Tag Archives: Fun

Theology of Fun: Fun and Romance

Romance is more than fun, but fun is part of romance.

Abimelech knows that Rebekah is Isaac’s wife when he sees them laughing together (Genesis 26:8). They let the cat out of the bag by having more fun than siblings should have together. A husband and wife can laugh, play, and enjoy each other with an incomparable intimacy.

The lovers in the Song of Songs run together (Song of Solomon 1:4), not because of danger or urgent need, but from joy and excitement. Solomon leaps around like a gazelle, peeking through windows and lattices at the most beautiful woman, and invites her to join in his frollicking (Song of Solomon 2:8–10). Later, the play becomes more intimate:

Your stature is like a palm tree, and your breasts are like its clusters. I say I will climb the palm tree and lay hold of its fruit.

Song of Songs 7:8-9, ESV

The final verse of Song of Songs ends just as playfully:

Make haste, my beloved, and be like a gazelle or a young stag on the mountains of spices.

Song of Songs 8:14

Among the many joys of romance and marriage is a unique, playful intimacy. Lovers are swept by powerful emotions to laugh, run, and play together. Safety, joy, and desire overflow into active enjoyment. Romantic fun is a gift from God, and should be enjoyed for His glory.

Theology of Fun: The Play of Creation

O LORD, how manifold are your works!

In wisdom have you made them all;

the earth is full of your creatures.

Here is the sea, great and wide,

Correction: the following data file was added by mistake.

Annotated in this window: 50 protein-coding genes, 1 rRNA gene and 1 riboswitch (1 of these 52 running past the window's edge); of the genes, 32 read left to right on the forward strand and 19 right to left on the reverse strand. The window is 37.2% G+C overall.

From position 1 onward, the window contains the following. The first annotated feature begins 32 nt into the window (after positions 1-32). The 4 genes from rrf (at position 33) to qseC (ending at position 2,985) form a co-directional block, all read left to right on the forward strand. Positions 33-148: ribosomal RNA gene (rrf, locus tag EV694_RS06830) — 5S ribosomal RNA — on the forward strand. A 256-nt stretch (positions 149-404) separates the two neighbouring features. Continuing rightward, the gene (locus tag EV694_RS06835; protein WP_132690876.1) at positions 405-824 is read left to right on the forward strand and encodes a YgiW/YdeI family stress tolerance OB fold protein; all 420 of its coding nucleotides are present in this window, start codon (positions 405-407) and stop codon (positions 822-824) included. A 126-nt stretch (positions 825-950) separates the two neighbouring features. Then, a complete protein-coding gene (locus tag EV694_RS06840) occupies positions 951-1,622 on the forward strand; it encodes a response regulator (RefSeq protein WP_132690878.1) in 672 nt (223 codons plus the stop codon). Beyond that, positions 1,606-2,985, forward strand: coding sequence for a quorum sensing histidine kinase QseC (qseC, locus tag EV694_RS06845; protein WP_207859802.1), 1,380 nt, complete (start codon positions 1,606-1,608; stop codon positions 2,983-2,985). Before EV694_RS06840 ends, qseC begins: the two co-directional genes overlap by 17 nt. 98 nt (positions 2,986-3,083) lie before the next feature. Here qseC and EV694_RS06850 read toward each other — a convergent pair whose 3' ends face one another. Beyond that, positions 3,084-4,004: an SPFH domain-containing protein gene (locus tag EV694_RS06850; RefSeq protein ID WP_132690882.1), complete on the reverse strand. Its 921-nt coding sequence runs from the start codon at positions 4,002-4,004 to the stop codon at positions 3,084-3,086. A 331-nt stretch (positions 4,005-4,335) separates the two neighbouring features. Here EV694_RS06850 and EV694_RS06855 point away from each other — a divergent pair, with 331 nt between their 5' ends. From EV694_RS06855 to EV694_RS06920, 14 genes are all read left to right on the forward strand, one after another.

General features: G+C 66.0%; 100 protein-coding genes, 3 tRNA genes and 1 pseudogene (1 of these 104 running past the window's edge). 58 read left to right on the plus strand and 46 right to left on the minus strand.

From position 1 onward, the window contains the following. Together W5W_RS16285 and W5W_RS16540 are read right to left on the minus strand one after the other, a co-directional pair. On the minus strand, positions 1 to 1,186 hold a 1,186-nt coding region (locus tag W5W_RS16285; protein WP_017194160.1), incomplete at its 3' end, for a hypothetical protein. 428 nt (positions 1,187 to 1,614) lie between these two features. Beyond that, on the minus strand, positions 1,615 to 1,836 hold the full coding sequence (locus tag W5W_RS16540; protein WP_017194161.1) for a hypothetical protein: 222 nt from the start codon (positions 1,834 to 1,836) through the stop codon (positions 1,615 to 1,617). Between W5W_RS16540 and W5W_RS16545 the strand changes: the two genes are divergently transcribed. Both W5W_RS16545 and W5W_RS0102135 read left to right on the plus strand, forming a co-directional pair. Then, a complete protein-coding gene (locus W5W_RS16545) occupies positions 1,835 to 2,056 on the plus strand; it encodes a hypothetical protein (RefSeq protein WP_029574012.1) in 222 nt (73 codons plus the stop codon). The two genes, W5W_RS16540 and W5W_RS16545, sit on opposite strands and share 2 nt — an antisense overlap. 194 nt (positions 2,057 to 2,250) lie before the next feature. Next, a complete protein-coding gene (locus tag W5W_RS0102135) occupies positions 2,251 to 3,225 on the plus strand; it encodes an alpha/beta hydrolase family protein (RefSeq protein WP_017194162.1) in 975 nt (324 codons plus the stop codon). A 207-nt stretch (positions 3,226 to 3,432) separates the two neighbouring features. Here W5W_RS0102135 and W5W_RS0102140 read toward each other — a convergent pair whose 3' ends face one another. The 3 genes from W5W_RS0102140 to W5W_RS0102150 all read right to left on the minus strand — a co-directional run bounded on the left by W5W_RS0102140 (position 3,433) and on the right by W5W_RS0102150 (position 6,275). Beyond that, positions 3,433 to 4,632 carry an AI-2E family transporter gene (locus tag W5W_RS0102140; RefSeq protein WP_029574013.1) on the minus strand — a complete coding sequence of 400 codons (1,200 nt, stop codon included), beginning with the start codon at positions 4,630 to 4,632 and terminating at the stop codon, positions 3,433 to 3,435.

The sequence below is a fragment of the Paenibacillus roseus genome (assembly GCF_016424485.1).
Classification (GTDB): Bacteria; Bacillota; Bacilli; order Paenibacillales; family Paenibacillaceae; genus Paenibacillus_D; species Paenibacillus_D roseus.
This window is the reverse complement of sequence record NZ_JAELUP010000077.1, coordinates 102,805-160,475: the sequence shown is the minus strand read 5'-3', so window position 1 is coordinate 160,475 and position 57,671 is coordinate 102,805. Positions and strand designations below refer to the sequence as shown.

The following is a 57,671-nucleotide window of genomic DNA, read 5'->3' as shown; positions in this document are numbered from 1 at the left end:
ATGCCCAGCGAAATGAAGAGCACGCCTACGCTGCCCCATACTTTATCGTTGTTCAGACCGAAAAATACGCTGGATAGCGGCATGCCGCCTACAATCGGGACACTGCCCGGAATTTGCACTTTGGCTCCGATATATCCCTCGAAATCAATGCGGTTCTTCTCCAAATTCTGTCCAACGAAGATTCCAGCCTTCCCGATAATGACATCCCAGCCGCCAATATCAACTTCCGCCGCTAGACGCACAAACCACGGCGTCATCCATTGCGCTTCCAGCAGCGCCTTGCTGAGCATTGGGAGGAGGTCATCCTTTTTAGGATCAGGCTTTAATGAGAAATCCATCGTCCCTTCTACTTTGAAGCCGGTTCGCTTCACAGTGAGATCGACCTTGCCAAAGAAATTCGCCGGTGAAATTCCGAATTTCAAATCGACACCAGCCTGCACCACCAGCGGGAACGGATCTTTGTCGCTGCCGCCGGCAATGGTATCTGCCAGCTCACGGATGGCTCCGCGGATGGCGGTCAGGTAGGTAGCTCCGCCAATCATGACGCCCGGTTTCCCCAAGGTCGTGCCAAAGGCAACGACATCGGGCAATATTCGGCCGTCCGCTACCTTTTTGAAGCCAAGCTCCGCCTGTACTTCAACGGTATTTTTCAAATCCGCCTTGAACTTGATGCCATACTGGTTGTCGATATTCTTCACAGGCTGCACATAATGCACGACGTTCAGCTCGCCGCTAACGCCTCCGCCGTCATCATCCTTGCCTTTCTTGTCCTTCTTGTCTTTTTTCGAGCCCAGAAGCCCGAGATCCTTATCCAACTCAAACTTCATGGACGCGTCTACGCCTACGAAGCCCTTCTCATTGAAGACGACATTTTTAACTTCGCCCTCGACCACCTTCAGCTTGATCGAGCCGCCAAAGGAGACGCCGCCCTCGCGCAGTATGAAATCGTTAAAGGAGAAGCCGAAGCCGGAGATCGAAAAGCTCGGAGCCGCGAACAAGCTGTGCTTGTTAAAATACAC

which teems with creatures innumerable,

living things both small and great.

There go the ships,

and Leviathan, which you formed to play in it.

Psalm 104:24-26, ESV

Creation as Play

In chapter 3 of Theology of Play, Jürgen Moltmann compares God’s act of creation to play. Like play, creation is unnecessary, because God does not need anything. God’s creation is a theater in which He displays and enjoys His glory. He shows off His abilities by making a variety of creatures with unique appearances and abilities. The ocean especially is full of bizarre creatures, and every one glorifies God in its own way.

The Play of Creatures

God’s creation glorifies Him by playing. When animals play, they show off the abilities that God gave them. A deer leaps, a bird swoops and sings, two dogs wrestle, a humpback whale does a cannonball, a gorilla steals something from a silverback and runs. A boy balances on a ledge, a girl takes care of a doll, a woman moves her hips to music, a man throws a 40-yard pass. In all of these actions, we see the goodness of God’s creation.

Play as Creation

As God’s image-bearers, humans imitate God’s act of creation in their play. Whether we are imagining, doodling, role-playing, or playing a game, play creates a little world with its own facts and rules. This can be seen in the games the children are playing in Matthew 11:16–17. They may pretend to be dancing at a wedding, or mourning at a funeral. A good playmate would enter the imaginary world and feel emotions appropriate to the story. Jesus condemns his generation for being like the spoilsports who won’t play any of these games.